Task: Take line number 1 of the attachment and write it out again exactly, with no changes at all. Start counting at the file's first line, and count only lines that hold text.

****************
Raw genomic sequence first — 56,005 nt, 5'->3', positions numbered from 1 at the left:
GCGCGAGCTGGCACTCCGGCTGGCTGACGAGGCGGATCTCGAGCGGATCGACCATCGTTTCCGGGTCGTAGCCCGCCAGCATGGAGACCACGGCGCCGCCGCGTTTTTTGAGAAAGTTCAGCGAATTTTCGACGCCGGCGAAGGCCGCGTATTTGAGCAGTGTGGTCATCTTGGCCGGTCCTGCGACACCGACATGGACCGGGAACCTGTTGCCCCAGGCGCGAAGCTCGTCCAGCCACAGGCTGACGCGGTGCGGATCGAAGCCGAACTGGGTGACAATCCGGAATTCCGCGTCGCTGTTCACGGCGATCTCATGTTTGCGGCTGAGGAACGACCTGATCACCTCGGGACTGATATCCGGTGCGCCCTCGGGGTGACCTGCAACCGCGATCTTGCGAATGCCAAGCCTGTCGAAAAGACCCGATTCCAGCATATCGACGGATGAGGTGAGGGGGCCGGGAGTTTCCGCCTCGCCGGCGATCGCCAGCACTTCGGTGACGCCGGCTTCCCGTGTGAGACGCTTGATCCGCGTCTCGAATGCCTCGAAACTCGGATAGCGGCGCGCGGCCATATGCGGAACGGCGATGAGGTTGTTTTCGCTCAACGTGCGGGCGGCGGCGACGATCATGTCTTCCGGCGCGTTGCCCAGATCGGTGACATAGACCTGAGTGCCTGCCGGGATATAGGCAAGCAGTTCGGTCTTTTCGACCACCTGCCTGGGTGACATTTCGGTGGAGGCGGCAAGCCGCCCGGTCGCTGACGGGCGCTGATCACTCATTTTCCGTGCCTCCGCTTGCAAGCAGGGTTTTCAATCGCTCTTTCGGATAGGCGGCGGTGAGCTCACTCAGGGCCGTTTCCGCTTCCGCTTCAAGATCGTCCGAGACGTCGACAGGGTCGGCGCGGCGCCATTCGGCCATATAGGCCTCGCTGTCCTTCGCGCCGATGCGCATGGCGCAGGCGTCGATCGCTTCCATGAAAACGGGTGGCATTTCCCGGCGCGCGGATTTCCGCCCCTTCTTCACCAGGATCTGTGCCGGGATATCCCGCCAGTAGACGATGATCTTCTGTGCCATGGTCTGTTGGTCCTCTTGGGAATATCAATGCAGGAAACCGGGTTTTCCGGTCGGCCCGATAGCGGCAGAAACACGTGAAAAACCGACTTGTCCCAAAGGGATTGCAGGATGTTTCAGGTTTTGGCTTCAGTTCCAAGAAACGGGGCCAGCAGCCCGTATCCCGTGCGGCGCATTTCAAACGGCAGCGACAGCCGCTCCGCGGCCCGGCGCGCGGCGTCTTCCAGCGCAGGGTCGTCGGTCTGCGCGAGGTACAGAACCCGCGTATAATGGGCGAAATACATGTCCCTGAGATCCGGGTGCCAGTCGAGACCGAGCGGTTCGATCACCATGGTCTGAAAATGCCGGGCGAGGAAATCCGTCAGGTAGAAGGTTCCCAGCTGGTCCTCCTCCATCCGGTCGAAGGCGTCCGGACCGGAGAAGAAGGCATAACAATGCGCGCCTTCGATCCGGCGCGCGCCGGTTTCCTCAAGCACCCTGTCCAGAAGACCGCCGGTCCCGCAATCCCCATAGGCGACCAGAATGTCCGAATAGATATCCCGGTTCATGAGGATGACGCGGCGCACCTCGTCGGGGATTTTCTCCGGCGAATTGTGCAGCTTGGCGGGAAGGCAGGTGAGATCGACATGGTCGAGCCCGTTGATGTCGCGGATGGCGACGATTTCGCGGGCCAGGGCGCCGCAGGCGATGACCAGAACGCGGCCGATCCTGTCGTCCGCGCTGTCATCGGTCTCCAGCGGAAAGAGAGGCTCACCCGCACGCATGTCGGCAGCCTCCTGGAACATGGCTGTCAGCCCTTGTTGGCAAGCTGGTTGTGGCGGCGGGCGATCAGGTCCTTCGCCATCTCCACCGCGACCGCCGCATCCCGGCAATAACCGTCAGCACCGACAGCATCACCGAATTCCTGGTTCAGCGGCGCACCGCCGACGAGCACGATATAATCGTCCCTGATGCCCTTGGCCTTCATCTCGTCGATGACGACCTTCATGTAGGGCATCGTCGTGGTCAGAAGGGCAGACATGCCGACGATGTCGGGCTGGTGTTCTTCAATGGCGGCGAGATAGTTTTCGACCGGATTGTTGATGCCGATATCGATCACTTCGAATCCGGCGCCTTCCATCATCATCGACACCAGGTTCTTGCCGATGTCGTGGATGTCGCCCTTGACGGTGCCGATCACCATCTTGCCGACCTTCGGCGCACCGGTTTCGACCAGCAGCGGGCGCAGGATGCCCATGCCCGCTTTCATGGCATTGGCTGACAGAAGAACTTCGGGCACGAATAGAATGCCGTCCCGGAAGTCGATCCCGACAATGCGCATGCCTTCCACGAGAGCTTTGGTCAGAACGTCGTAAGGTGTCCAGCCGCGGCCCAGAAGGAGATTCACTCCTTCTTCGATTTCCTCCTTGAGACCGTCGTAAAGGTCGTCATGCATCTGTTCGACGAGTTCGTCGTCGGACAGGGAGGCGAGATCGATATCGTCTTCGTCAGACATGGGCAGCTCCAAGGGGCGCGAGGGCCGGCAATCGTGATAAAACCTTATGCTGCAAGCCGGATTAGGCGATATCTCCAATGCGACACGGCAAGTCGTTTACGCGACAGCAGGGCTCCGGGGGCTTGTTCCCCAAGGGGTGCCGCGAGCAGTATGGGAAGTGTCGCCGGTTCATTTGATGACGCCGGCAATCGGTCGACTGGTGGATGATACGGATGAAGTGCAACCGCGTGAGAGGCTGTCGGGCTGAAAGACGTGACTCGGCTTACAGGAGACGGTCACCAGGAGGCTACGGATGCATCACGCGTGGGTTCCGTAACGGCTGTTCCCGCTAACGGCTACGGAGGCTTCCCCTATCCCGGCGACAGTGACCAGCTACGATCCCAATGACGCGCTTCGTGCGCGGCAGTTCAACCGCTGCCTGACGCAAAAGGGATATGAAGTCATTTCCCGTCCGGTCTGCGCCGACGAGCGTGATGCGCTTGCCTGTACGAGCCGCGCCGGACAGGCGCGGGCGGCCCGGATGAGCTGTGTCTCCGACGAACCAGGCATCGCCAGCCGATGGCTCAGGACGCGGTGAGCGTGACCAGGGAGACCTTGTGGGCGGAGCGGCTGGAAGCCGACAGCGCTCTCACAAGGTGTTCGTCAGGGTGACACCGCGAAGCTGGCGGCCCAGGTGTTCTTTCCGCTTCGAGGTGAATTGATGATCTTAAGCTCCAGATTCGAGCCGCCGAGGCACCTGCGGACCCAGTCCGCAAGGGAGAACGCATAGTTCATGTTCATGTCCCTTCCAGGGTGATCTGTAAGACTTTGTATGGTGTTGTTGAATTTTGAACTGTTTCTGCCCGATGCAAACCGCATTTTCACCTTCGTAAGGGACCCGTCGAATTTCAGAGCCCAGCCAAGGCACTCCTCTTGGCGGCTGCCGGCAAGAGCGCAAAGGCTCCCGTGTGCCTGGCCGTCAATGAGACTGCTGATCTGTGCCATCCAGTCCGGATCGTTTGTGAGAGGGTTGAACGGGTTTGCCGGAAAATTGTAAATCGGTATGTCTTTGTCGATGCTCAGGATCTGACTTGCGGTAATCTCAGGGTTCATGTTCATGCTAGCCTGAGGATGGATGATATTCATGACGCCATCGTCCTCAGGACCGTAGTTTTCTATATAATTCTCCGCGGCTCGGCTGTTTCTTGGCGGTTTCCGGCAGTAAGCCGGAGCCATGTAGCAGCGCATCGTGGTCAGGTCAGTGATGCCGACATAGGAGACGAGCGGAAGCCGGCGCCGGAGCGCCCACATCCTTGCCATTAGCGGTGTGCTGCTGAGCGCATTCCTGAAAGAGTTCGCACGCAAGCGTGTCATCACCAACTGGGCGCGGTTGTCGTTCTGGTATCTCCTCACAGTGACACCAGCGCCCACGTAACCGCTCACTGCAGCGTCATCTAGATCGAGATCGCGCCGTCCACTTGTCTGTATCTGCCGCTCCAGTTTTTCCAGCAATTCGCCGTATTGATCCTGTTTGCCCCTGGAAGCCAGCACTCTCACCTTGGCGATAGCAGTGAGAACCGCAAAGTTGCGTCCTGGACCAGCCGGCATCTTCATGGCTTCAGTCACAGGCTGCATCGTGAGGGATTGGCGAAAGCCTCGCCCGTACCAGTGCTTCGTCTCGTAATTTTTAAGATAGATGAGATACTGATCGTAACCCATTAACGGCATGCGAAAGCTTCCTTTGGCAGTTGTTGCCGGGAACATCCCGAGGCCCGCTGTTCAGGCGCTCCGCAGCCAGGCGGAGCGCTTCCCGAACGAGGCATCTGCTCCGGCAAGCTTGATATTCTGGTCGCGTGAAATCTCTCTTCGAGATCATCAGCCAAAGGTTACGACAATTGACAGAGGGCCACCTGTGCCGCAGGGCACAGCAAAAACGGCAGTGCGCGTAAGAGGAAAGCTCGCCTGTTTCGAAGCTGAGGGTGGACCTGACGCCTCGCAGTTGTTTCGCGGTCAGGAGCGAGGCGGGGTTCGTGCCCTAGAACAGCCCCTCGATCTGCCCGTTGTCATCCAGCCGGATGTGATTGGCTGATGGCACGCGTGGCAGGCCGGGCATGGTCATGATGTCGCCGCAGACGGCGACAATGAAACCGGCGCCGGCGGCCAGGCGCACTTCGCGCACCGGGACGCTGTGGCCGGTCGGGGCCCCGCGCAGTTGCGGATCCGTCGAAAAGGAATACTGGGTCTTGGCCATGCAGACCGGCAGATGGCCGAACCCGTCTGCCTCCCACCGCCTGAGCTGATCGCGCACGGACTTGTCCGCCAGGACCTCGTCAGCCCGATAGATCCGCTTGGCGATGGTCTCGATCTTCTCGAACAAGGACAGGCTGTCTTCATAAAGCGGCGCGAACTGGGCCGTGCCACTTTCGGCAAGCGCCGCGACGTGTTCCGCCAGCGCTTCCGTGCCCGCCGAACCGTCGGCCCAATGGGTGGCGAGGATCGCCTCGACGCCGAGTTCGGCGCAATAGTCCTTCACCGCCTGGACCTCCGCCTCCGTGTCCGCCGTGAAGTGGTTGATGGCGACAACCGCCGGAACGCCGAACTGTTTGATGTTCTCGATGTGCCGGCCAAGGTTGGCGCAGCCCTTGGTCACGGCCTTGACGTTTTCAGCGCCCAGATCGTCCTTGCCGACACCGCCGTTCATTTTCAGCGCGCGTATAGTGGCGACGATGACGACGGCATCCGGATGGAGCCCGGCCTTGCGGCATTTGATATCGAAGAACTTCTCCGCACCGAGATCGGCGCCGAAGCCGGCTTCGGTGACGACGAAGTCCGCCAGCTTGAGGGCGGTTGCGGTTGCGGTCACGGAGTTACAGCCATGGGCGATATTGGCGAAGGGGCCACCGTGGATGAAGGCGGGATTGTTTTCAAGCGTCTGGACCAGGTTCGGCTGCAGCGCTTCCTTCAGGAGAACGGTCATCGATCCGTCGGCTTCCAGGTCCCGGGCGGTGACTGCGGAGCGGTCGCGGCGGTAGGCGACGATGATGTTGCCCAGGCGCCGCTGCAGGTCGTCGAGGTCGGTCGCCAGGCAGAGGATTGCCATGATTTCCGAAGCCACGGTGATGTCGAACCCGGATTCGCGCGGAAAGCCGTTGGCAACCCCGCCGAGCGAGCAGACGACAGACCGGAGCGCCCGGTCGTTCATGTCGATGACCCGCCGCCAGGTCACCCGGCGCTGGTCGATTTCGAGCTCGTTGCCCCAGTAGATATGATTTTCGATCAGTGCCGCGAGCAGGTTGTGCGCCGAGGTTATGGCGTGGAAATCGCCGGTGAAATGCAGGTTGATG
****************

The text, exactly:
Raw genomic sequence first — 56,005 nt, 5'->3', positions numbered from 1 at the left: